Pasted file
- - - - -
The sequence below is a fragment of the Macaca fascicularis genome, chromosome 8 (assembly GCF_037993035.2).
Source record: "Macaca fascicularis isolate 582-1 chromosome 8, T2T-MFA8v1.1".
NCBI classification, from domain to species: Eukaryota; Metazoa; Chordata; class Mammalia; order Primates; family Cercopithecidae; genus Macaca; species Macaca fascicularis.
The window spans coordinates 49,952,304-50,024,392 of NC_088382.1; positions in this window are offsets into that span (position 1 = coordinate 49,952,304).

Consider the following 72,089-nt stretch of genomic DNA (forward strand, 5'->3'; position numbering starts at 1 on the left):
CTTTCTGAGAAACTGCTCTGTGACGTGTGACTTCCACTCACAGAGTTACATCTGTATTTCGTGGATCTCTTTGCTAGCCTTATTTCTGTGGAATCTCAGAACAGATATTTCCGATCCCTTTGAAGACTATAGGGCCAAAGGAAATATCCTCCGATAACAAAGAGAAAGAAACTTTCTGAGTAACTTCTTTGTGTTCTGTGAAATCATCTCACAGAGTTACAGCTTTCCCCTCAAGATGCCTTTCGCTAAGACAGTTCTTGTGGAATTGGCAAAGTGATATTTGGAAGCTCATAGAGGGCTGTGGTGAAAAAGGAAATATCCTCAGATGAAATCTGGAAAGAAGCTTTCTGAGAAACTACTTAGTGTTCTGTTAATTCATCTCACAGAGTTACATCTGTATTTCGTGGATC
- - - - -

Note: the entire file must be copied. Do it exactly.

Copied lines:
The sequence below is a fragment of the Macaca fascicularis genome, chromosome 8 (assembly GCF_037993035.2).
Source record: "Macaca fascicularis isolate 582-1 chromosome 8, T2T-MFA8v1.1".
NCBI classification, from domain to species: Eukaryota; Metazoa; Chordata; class Mammalia; order Primates; family Cercopithecidae; genus Macaca; species Macaca fascicularis.
The window spans coordinates 49,952,304-50,024,392 of NC_088382.1; positions in this window are offsets into that span (position 1 = coordinate 49,952,304).

Consider the following 72,089-nt stretch of genomic DNA (forward strand, 5'->3'; position numbering starts at 1 on the left):
CTTTCTGAGAAACTGCTCTGTGACGTGTGACTTCCACTCACAGAGTTACATCTGTATTTCGTGGATCTCTTTGCTAGCCTTATTTCTGTGGAATCTCAGAACAGATATTTCCGATCCCTTTGAAGACTATAGGGCCAAAGGAAATATCCTCCGATAACAAAGAGAAAGAAACTTTCTGAGTAACTTCTTTGTGTTCTGTGAAATCATCTCACAGAGTTACAGCTTTCCCCTCAAGATGCCTTTCGCTAAGACAGTTCTTGTGGAATTGGCAAAGTGATATTTGGAAGCTCATAGAGGGCTGTGGTGAAAAAGGAAATATCCTCAGATGAAATCTGGAAAGAAGCTTTCTGAGAAACTACTTAGTGTTCTGTTAATTCATCTCACAGAGTTACATCTGTATTTCGTGGATC